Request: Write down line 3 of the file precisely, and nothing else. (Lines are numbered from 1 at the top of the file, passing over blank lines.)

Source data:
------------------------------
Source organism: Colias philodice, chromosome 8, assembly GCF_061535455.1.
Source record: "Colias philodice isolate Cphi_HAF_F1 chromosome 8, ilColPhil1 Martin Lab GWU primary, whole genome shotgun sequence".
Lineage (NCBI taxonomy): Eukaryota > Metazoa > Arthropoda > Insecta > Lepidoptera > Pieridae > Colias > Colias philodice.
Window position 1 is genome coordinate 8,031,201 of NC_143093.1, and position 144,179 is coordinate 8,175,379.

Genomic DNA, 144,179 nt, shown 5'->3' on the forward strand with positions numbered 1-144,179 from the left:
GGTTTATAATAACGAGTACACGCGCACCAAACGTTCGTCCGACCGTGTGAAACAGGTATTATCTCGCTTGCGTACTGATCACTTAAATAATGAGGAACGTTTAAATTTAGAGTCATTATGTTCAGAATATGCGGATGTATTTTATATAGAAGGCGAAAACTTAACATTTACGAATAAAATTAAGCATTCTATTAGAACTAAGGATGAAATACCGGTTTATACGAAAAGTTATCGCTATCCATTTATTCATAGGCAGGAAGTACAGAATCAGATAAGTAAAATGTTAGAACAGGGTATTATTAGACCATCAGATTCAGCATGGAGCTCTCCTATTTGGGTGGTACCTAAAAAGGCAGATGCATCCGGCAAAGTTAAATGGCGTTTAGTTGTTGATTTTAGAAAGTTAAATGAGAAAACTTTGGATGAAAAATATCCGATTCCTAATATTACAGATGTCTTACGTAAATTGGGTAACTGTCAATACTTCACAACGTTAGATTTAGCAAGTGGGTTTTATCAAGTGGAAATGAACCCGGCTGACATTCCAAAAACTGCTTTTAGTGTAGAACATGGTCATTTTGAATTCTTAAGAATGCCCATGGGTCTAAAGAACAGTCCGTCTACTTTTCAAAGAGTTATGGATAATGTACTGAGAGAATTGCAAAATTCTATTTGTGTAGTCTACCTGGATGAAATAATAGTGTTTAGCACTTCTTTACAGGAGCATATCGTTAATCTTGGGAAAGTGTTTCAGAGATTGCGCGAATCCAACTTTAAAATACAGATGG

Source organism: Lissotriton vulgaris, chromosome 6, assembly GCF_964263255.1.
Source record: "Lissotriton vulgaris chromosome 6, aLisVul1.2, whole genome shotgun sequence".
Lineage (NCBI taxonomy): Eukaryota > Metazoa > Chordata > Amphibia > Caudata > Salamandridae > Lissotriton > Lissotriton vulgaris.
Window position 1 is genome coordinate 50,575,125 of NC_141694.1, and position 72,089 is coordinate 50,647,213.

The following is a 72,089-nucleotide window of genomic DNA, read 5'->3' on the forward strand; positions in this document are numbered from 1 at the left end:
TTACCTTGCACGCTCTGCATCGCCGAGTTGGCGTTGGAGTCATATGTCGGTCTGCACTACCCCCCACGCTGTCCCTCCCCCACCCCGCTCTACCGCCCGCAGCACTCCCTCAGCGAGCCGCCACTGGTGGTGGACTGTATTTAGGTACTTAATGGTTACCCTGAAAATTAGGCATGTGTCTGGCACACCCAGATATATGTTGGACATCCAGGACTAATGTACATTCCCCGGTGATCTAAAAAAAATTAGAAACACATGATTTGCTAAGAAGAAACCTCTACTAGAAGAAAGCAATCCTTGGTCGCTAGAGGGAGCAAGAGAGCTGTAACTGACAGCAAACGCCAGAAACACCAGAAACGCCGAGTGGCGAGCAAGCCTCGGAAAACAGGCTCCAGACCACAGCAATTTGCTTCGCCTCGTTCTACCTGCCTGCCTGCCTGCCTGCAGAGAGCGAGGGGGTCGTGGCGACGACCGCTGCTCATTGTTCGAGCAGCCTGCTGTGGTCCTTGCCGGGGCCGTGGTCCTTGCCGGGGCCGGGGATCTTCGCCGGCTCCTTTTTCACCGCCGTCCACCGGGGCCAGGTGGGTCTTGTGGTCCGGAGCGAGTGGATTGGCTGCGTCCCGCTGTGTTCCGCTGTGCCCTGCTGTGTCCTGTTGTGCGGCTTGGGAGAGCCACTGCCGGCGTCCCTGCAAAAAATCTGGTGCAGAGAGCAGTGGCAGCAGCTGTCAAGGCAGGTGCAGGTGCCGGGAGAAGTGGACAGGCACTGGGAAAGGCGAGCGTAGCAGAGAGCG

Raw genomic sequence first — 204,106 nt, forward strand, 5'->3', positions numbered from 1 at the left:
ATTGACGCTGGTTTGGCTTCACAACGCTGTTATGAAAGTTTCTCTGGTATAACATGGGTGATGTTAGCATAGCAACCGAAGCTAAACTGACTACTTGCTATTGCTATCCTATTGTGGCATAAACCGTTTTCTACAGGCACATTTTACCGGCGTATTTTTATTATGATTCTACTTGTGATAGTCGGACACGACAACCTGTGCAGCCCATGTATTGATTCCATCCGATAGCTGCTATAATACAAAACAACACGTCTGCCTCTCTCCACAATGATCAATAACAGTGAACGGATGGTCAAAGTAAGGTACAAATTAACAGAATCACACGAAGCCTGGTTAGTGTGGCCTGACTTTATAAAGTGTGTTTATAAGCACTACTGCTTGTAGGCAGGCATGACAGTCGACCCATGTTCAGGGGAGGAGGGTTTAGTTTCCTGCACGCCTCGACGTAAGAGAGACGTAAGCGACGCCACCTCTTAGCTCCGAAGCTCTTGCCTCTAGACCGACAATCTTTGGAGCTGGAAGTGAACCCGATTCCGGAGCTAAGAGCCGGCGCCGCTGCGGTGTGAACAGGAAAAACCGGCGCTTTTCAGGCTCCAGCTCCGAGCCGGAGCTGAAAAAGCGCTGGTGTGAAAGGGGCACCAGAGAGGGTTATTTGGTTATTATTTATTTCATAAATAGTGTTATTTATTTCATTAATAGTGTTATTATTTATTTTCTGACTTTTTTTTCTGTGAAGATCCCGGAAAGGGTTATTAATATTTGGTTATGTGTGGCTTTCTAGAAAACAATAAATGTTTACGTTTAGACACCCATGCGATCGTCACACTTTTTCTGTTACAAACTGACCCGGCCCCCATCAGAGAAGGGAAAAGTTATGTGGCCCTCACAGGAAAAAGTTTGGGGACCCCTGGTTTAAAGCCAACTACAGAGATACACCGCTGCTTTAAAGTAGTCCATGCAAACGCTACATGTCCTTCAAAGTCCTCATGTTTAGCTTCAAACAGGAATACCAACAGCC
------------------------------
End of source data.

Lineage (NCBI taxonomy): Eukaryota > Metazoa > Arthropoda > Insecta > Lepidoptera > Pieridae > Colias > Colias philodice.